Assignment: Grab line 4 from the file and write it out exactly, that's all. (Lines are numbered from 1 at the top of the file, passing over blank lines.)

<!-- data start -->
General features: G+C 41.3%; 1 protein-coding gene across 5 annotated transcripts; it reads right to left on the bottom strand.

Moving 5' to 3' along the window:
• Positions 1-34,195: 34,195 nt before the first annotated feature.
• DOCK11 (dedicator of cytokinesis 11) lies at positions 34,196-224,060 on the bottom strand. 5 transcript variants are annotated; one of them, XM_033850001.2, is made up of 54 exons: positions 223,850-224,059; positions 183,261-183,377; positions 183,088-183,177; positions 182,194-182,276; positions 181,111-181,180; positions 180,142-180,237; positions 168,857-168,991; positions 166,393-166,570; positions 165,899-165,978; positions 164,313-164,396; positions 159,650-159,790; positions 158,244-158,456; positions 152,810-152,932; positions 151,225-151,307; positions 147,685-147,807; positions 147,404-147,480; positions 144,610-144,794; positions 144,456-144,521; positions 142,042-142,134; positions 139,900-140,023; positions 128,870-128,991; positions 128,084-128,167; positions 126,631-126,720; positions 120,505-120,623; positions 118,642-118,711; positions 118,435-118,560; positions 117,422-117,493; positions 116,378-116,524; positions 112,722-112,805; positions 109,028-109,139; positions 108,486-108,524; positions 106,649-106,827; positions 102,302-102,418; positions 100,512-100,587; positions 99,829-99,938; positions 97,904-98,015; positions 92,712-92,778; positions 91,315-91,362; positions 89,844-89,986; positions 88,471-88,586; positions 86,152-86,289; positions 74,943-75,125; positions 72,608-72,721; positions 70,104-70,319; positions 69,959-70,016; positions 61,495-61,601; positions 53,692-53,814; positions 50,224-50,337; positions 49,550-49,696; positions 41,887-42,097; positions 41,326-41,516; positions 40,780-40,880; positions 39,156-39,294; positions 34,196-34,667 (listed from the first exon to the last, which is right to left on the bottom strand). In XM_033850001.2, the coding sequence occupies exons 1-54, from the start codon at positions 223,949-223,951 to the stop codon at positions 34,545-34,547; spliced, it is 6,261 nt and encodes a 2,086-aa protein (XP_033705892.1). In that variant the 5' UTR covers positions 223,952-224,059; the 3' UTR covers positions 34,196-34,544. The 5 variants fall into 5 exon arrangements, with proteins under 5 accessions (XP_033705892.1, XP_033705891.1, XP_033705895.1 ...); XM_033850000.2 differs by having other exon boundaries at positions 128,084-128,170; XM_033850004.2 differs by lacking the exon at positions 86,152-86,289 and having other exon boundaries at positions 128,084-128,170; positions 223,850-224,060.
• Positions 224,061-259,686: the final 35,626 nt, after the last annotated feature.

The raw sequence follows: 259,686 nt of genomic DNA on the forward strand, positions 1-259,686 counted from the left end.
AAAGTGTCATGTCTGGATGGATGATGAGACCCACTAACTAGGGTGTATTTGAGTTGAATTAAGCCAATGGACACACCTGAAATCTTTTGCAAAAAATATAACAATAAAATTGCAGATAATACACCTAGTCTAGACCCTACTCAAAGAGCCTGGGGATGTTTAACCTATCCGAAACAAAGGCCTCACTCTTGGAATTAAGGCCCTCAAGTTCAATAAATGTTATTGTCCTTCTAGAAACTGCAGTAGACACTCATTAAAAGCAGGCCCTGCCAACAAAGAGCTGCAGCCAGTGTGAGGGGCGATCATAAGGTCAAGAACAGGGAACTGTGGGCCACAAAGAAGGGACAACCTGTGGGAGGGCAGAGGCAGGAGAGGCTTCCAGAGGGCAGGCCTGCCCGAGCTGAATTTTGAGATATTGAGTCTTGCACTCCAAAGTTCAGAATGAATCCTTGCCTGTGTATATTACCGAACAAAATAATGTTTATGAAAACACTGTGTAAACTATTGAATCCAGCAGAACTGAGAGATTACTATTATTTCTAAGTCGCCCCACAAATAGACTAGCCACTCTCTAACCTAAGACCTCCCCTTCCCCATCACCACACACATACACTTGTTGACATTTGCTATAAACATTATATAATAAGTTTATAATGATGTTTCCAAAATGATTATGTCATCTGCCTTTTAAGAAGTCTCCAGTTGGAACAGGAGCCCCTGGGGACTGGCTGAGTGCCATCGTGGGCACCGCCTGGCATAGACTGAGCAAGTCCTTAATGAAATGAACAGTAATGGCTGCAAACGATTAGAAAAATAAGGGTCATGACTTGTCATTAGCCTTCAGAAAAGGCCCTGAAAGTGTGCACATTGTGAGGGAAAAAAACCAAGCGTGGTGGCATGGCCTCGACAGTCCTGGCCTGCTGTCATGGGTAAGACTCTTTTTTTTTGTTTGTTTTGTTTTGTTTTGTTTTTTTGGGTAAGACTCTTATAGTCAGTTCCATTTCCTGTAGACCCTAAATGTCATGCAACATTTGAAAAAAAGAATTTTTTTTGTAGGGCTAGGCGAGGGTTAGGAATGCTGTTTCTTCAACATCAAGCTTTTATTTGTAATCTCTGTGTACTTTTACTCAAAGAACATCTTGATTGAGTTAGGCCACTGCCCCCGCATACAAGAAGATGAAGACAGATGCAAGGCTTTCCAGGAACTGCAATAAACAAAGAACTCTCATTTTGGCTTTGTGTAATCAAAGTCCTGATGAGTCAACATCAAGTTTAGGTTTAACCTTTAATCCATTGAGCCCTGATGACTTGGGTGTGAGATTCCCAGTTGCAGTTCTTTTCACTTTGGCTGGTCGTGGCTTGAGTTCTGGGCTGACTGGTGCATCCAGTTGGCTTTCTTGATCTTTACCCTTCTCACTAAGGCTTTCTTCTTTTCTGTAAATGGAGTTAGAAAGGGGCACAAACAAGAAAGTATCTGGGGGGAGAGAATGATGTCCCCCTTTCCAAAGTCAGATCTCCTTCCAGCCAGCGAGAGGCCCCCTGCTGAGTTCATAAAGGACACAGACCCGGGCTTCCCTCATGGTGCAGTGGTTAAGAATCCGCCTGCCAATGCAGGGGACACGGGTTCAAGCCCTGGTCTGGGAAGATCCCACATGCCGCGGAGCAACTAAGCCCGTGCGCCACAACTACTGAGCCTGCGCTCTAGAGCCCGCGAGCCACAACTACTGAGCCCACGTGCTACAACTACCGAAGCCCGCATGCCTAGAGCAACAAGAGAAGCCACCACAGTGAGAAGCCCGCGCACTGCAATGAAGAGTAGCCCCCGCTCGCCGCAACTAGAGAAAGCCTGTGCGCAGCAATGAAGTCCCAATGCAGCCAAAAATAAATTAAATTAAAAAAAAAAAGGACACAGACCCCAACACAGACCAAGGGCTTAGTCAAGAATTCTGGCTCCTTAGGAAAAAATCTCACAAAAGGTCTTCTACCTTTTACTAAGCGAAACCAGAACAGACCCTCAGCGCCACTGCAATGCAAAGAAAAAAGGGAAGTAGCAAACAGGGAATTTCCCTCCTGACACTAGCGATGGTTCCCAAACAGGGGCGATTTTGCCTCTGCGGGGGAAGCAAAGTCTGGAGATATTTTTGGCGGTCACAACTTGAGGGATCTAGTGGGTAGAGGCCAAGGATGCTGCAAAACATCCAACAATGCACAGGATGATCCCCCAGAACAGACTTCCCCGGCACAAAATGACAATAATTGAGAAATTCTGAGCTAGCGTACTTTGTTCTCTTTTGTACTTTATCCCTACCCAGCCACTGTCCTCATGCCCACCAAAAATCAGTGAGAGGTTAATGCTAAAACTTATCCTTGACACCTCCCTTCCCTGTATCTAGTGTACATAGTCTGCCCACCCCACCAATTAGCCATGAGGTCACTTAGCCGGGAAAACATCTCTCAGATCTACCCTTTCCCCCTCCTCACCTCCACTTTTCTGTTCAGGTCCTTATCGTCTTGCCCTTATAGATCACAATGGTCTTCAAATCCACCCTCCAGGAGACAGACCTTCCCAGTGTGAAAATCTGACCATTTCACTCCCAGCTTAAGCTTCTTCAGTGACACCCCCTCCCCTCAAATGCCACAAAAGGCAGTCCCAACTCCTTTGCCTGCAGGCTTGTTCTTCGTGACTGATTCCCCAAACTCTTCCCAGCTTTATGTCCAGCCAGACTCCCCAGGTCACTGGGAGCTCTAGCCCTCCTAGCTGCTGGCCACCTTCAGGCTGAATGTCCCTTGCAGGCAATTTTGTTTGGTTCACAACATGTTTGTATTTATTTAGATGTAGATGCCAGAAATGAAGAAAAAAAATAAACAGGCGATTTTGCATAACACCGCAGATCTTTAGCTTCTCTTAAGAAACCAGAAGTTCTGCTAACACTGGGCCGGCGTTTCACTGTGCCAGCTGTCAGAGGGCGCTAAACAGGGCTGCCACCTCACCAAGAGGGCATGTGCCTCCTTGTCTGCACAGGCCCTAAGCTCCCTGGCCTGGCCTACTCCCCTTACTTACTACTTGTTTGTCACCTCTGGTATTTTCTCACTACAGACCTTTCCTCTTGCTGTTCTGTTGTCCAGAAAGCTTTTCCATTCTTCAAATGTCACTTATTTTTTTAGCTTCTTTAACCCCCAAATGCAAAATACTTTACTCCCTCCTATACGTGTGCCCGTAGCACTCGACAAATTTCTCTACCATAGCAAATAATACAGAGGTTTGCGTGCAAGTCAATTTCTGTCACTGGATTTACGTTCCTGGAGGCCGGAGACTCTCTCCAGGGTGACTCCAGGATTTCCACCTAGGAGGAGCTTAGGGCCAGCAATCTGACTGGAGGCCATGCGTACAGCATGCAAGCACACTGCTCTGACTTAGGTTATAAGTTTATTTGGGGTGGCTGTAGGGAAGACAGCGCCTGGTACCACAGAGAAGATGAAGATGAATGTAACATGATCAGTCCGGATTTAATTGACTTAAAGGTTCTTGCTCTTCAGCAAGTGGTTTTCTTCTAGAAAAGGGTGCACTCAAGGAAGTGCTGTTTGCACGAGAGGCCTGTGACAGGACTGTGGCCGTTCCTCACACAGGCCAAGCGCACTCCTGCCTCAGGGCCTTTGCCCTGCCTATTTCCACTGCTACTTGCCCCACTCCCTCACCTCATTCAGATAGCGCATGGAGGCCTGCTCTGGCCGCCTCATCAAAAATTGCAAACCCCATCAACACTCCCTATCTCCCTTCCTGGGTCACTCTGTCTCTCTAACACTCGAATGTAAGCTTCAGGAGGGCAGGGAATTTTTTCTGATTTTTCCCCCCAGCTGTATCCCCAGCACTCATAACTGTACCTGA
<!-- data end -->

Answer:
• DOCK11 (dedicator of cytokinesis 11) lies at positions 34,196-224,060 on the bottom strand. 5 transcript variants are annotated; one of them, XM_033850001.2, is made up of 54 exons: positions 223,850-224,059; positions 183,261-183,377; positions 183,088-183,177; positions 182,194-182,276; positions 181,111-181,180; positions 180,142-180,237; positions 168,857-168,991; positions 166,393-166,570; positions 165,899-165,978; positions 164,313-164,396; positions 159,650-159,790; positions 158,244-158,456; positions 152,810-152,932; positions 151,225-151,307; positions 147,685-147,807; positions 147,404-147,480; positions 144,610-144,794; positions 144,456-144,521; positions 142,042-142,134; positions 139,900-140,023; positions 128,870-128,991; positions 128,084-128,167; positions 126,631-126,720; positions 120,505-120,623; positions 118,642-118,711; positions 118,435-118,560; positions 117,422-117,493; positions 116,378-116,524; positions 112,722-112,805; positions 109,028-109,139; positions 108,486-108,524; positions 106,649-106,827; positions 102,302-102,418; positions 100,512-100,587; positions 99,829-99,938; positions 97,904-98,015; positions 92,712-92,778; positions 91,315-91,362; positions 89,844-89,986; positions 88,471-88,586; positions 86,152-86,289; positions 74,943-75,125; positions 72,608-72,721; positions 70,104-70,319; positions 69,959-70,016; positions 61,495-61,601; positions 53,692-53,814; positions 50,224-50,337; positions 49,550-49,696; positions 41,887-42,097; positions 41,326-41,516; positions 40,780-40,880; positions 39,156-39,294; positions 34,196-34,667 (listed from the first exon to the last, which is right to left on the bottom strand). In XM_033850001.2, the coding sequence occupies exons 1-54, from the start codon at positions 223,949-223,951 to the stop codon at positions 34,545-34,547; spliced, it is 6,261 nt and encodes a 2,086-aa protein (XP_033705892.1). In that variant the 5' UTR covers positions 223,952-224,059; the 3' UTR covers positions 34,196-34,544. The 5 variants fall into 5 exon arrangements, with proteins under 5 accessions (XP_033705892.1, XP_033705891.1, XP_033705895.1 ...); XM_033850000.2 differs by having other exon boundaries at positions 128,084-128,170; XM_033850004.2 differs by lacking the exon at positions 86,152-86,289 and having other exon boundaries at positions 128,084-128,170; positions 223,850-224,060.